We use optical and fluorescence microscopy,densitometry, cryo-transmission electron microscopy (cryo-TEM), spectroscopy, and synchrotron X-ray scattering to study the phase behavior of the reversible self-assembled chromonic aggregates of an anionic dye Sunset Yellow (SSY) in aqueous solutions crowded with an electrically neutral polymer polyethylene glycol (PEG) and doped with the salt NaCl. PEG causes the isotropic SSY solutions to condense into a liquid-crystalline region with a high concentration of SSY aggregates, coexisting with a PEG-rich isotropic (I) region. PEG added to the homogeneous nematic (N) phase causes separation into the coexisting N and I domains; the SSY concentration in the N domains is higher than the original concentration of PEG-free N phase. Finally, addition of PEG to the highly concentrated homogeneousNphase causes separation into the coexisting columnar hexagonal (C) phase and I phase. This behavior can be qualitatively explained by the depletion (excluded volume) effects that act at two different levels: at the level of aggregate assembly from monomers and short aggregates and at the level of interaggregate packing. We also show a strong effect of amonovalent salt NaCl on phase diagrams that is different for high and low concentrations of SSY. Upon the addition of salt, dilute I solutions of SSY show appearance of the condensed N domains, but the highly concentrated C phase transforms into a coexisting I and N domains. We suggest that the salt-induced screening of electric charges at the surface of chomonic aggregates leads to two different effects: (a) increase of the scission energy and the contour length of aggregates and (b) decrease of the persistence length of SSY aggregates.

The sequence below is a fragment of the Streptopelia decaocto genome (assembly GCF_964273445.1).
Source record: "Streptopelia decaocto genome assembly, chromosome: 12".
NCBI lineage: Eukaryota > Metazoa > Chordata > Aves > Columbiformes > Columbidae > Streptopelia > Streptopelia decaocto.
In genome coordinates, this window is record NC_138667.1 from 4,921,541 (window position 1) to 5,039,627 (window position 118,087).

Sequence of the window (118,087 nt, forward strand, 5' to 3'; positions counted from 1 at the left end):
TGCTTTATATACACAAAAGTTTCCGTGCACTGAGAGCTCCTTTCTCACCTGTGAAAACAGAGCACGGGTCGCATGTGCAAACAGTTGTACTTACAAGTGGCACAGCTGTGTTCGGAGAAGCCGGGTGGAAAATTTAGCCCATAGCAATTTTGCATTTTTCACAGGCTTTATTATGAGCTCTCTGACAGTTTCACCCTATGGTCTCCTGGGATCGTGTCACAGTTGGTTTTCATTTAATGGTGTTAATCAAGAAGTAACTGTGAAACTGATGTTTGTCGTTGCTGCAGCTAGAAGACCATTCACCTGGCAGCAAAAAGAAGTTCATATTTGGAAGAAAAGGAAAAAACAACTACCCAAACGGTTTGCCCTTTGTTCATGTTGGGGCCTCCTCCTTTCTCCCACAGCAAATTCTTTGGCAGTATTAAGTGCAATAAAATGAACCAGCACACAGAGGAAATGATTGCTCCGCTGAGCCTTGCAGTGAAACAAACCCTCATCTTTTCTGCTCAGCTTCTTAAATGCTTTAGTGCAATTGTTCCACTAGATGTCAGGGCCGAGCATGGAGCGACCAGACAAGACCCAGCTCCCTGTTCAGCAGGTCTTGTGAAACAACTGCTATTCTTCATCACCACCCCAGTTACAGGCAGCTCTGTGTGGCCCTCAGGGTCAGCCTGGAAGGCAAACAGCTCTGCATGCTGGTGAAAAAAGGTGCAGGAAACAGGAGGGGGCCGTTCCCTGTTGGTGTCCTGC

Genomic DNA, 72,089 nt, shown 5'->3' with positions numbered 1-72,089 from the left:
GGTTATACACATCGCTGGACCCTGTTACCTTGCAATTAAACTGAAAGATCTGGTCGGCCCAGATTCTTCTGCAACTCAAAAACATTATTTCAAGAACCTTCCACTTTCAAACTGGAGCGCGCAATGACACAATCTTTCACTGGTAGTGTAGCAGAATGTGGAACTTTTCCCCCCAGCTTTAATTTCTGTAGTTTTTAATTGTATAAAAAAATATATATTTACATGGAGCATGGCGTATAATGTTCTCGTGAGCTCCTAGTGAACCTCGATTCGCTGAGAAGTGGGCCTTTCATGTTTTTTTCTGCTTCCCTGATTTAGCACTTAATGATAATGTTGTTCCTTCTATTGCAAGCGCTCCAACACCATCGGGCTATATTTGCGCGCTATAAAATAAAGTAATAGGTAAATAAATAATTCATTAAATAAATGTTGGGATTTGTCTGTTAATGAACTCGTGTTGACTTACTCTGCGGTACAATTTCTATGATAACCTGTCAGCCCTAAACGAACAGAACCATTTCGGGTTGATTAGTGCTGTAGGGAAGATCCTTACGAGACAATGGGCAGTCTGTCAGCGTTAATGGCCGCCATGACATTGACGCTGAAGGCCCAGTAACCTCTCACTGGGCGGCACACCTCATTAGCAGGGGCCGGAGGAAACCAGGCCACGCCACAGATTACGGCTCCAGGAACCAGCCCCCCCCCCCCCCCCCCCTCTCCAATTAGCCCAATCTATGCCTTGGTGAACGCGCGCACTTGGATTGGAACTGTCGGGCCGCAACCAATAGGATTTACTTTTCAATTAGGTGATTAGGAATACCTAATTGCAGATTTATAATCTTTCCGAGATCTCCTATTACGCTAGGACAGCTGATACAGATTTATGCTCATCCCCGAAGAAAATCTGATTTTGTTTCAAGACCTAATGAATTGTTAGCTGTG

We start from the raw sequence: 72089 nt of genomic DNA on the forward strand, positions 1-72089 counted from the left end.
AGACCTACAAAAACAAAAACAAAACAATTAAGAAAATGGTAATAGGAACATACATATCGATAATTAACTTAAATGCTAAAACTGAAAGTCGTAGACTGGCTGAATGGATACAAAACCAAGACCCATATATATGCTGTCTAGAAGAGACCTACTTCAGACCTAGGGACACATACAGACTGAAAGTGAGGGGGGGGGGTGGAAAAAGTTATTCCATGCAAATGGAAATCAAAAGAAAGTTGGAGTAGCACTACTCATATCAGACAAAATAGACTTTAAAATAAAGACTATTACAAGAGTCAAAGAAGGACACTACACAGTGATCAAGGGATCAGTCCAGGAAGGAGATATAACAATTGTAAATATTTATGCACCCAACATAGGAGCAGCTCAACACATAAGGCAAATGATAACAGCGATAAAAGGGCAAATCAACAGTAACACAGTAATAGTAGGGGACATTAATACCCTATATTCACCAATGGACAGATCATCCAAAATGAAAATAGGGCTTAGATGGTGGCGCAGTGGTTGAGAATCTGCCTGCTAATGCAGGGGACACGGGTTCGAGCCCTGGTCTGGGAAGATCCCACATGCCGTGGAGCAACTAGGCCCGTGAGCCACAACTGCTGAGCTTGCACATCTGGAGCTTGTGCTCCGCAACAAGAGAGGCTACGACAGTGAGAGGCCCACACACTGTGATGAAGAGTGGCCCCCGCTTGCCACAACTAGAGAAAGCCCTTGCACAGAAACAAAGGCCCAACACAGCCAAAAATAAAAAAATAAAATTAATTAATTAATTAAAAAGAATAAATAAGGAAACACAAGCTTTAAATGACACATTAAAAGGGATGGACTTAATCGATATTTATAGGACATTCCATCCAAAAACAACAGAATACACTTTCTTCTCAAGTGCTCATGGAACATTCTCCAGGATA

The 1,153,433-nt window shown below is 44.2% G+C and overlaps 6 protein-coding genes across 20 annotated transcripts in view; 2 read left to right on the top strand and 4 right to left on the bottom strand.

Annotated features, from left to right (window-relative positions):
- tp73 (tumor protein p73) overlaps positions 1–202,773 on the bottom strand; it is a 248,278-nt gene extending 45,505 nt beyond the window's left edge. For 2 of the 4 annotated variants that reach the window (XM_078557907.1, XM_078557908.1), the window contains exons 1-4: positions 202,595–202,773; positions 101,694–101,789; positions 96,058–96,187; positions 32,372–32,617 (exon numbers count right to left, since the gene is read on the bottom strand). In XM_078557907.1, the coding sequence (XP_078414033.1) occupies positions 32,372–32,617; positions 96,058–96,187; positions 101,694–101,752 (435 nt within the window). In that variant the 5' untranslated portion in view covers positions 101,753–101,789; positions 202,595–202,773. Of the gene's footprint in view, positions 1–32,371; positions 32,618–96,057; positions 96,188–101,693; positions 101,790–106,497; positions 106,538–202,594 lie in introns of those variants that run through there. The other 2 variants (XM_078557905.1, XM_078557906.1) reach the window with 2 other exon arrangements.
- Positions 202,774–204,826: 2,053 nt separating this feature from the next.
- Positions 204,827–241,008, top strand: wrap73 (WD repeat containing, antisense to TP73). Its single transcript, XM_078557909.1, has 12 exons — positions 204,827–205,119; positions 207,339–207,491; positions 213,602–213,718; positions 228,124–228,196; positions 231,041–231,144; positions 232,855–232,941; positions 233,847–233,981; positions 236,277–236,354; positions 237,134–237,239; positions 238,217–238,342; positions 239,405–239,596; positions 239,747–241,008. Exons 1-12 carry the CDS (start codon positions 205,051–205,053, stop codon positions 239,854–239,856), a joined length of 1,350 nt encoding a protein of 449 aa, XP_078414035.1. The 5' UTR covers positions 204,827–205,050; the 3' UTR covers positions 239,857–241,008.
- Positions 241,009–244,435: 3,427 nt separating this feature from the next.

Park, Heung-Shik; Kang, Shin-Woong; Tortora, Luana; Kumar, Satyendra; Lavrentovich, Oleg (2011). Condensation of the self-assembled lyotropic chromonic liquid crystal sunset yellow in aqueous solutions crowded with poly(ethylene)glycol and doped with salt. Langmuir 27 4164-4175. doi: 10.1021/la200505y. Retrieved from https://oaks.kent.edu/phypubs/103